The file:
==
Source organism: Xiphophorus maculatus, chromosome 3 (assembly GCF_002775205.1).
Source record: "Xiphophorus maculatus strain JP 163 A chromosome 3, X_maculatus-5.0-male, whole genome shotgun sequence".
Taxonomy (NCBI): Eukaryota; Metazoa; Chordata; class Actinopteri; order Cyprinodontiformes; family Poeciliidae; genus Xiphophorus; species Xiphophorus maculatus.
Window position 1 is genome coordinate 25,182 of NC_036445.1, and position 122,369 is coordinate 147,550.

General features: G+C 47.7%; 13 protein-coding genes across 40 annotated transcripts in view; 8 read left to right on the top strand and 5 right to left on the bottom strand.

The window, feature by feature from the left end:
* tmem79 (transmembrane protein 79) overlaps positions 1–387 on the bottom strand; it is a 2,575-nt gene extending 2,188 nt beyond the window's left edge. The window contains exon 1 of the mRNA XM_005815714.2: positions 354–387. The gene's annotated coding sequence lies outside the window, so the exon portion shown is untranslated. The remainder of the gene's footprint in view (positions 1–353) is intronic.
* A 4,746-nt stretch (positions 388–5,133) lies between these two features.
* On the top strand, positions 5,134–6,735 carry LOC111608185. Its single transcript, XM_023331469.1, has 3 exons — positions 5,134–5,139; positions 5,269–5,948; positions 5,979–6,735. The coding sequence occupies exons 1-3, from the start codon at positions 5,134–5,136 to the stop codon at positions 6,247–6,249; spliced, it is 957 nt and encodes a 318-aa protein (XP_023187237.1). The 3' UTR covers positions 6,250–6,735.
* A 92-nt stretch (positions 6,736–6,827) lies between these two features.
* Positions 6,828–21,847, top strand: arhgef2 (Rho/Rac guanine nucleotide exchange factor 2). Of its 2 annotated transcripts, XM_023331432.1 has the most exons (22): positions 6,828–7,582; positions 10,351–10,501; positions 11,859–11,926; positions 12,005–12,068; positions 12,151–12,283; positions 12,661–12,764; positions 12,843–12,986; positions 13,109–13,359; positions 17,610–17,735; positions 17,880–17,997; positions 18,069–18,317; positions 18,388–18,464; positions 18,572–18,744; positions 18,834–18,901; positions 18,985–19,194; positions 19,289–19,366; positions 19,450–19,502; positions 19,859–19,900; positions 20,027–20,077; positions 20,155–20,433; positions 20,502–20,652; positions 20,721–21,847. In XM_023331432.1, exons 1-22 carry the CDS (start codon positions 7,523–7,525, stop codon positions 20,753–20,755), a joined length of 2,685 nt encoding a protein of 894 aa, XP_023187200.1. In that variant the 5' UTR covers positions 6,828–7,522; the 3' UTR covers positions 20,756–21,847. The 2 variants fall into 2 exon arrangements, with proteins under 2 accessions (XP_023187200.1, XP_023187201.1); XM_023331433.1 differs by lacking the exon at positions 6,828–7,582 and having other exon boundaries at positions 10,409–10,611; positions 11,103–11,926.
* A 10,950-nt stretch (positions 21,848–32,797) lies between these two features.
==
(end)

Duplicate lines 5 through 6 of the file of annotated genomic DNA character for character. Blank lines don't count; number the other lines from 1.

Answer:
General features: G+C 47.7%; 13 protein-coding genes across 40 annotated transcripts in view; 8 read left to right on the top strand and 5 right to left on the bottom strand.

The window, feature by feature from the left end: